Posts Tagged ‘Metropolitan Museum of Art’

Fashion | Iris van Herpen: High-Tech Hero

Friday, November 6th, 2015

Voltage, dress, January 2013
In collaboration with Philip Beesley
Laser cut 3D polyester film lace, micro fibre.
Collection of the designer

Iris van Herpen:
Transforming Fashion
High Museum of Art Atlanta
Atlanta Georgia | USA
7 November 2015 > 15 May 2016

Biopiracy, dress, March 2014
In collaboration with Julia Koerner and Materialise
3D-printed TPU 92A-1, silicon coating

Collection of Phoenix Museum of Art.
Gift of Arizona Costume Institute

It was announced this week that the focus of the Costume Institute Benefit at New York’s Metropolitan Museum of Art in May 2016, will be on technology’s impact on fashion. The event will be co-chaired by Jonathan Ive, Taylor Swift, Anna Wintour and Idris Elba – a somewhat mixed bag of nevertheless prominent names – while the eminent Karl Lagerfeld, Miuccia Prada and Nicolas Ghesquière will sit as honorary chairs. Oddly, Swift is the only American included and Ive the only one with any in-depth technology-related knowledge. Sounding, perhaps appropriately, like the latest blockbuster video game, Manus x Machina will be the title of the accompanying exhibition, with the subtitle Fashion in an Age of Technology. The image – a dress with a silicon feather structure and mouldings of bird heads on a cotton base – used on the Met website with the announcements for both events is from the autumn/winter 2013 > 14 collection of visionary Dutch designer Iris van Herpen (b 1984).

Iris van Herpen: Transforming Fashion, opening tomorrow at the High Museum of Art Atlanta – a comprehensive survey of her career to date, with 45 outfits from 15 collections, designed between 2008 and 2015, includes some of the world’s first examples of 3-D printed fashion.

Hybrid Holism, dress, July 2012
Metallic coated stripes, tulle, cotton.
Collection of the designer

Magnetic Motion, dress, September 2014
3D printed transparent photopolymer,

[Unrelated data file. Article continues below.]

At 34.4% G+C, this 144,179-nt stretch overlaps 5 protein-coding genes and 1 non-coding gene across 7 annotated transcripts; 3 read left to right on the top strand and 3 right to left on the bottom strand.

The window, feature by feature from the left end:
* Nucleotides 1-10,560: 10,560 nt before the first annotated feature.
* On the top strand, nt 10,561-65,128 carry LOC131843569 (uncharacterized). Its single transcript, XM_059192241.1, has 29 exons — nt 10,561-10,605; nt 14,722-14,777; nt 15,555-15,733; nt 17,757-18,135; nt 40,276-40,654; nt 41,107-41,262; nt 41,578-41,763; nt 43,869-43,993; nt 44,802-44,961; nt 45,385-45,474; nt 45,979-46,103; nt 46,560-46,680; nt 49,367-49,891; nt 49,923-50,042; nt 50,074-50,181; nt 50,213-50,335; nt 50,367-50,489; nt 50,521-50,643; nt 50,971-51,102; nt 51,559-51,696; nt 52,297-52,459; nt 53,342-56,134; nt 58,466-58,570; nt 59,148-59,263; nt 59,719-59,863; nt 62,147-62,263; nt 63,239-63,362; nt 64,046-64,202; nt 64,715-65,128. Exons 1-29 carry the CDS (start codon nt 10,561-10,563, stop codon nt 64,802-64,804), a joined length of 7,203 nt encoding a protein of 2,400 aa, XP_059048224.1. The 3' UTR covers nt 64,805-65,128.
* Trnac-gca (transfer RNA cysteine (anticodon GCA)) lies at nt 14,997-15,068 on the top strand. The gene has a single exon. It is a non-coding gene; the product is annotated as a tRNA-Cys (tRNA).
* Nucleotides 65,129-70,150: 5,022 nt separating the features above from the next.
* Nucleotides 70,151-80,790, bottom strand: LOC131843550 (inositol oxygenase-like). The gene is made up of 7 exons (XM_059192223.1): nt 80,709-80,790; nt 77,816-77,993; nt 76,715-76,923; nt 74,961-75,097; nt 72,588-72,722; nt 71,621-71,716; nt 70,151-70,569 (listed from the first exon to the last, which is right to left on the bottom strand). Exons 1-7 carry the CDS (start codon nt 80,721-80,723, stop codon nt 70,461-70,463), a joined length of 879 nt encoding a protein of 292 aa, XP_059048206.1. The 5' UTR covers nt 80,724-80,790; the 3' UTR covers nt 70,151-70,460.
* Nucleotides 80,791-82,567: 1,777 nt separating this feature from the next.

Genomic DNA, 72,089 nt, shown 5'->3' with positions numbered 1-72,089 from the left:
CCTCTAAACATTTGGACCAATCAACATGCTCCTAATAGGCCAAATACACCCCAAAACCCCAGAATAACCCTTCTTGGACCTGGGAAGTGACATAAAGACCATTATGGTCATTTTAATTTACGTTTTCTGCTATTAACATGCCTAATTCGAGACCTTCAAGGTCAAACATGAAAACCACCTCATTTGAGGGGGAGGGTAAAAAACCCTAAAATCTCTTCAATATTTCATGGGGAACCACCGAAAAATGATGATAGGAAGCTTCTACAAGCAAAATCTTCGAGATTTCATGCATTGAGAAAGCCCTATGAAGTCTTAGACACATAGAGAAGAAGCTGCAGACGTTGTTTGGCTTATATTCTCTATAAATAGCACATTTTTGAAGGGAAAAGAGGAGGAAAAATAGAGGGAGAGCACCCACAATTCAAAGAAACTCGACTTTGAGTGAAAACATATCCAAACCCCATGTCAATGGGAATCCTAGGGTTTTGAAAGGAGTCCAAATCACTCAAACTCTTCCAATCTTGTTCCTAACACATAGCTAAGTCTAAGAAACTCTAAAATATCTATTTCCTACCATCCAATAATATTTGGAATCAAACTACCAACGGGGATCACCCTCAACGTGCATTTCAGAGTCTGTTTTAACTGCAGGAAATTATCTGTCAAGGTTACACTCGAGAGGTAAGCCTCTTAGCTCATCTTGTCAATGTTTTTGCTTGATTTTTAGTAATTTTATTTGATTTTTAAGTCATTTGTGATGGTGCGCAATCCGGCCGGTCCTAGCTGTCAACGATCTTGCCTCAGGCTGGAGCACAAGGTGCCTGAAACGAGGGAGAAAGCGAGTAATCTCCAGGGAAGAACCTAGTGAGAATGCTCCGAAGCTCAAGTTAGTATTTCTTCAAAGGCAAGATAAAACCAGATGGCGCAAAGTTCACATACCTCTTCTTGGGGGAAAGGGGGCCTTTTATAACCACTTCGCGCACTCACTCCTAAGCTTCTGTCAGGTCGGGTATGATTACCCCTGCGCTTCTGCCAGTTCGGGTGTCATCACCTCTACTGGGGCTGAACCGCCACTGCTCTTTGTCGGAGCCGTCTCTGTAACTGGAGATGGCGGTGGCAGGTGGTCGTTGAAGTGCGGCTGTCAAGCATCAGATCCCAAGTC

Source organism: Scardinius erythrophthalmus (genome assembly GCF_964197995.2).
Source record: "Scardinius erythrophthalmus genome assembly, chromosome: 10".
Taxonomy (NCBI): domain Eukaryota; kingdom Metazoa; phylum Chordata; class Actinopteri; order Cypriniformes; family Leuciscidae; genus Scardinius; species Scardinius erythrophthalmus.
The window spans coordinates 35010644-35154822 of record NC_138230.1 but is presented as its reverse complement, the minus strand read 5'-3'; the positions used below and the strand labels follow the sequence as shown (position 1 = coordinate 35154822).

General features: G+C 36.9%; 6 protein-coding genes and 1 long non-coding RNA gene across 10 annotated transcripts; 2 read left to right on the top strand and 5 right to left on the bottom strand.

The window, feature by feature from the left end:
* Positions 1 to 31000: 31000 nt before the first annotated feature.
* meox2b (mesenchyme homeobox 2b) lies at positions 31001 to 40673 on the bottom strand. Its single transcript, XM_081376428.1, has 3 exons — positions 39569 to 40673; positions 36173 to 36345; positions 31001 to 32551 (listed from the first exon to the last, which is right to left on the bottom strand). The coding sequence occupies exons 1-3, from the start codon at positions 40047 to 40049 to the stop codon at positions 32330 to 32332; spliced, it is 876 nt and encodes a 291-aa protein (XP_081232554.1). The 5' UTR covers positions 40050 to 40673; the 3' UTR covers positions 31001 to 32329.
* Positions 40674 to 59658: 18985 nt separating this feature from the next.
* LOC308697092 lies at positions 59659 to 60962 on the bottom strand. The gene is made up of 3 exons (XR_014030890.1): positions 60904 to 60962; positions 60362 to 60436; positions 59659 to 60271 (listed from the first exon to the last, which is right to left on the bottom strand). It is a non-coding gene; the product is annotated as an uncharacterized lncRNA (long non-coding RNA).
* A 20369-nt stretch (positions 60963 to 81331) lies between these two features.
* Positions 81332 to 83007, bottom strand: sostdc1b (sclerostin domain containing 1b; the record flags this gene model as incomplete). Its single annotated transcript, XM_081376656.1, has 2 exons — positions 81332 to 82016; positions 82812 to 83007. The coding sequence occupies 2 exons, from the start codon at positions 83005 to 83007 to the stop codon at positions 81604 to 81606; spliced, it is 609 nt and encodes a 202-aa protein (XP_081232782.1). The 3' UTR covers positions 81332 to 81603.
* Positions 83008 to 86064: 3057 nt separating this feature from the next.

SLA (sterolithography) resin.
High Museum of Art, purchased with funds
from the Decorative Arts Acquisition Trust
and through prior acquisitions

Lady Gaga and Beyoncé have worn van Herpen’s futuristic dresses, as has British actress Tilda Swinton. Björk is a big fan, too – donning the designer’s creations for live concerts and for the covers of both her Biophilia album, and the single, Crystalline. In 2014, eminent champagne-maker Dom Pérignon approached van Herpen to be the most recent collaborator in its Power of Creation series, which has seen creative talents such as Marc Newson, Jeff Koons and David Lynch produce innovative special edition packaging for the brand. Earlier this year, van Herpen, who trained as a classical ballerina for fifteen years before working for Alexander McQueen – whose Spring / Summer 2010 show, incidentally, was all digitally-printed – created bespoke garments for visionary dance performance in Spatial Reverse, Warren du Preez and Nick Thornton Jones’ ethereal short film in which the definition of contemporary clothing is pushed to the limit.

Andrew Bolton, Curator of The Costume Institute, is quoted on as saying, ‘Traditionally, the distinction between the haute couture and prêt-à-porter was based on the handmade and the machine-made, but recently this distinction has become increasingly blurred, as both disciplines have embraced the practices and techniques of the other.’ Van Herpen is responsible for some of that blur. Having garnered international acclaim for her couture designs, which interweave traditional handwork with groundbreaking technology, computer modelling and engraving, constructed in collaboration with architects, engineers and digital design specialists, she has cleverly adapted and applied the same ideas for use in her phenomenally-individual and successful prêt-à-porter clothing. A selection of her acclaimed shoes designs (including 3D-printed examples), created in collaboration with United Nude – co-founded by architect Rem Koolhaas – will feature in the High’s show.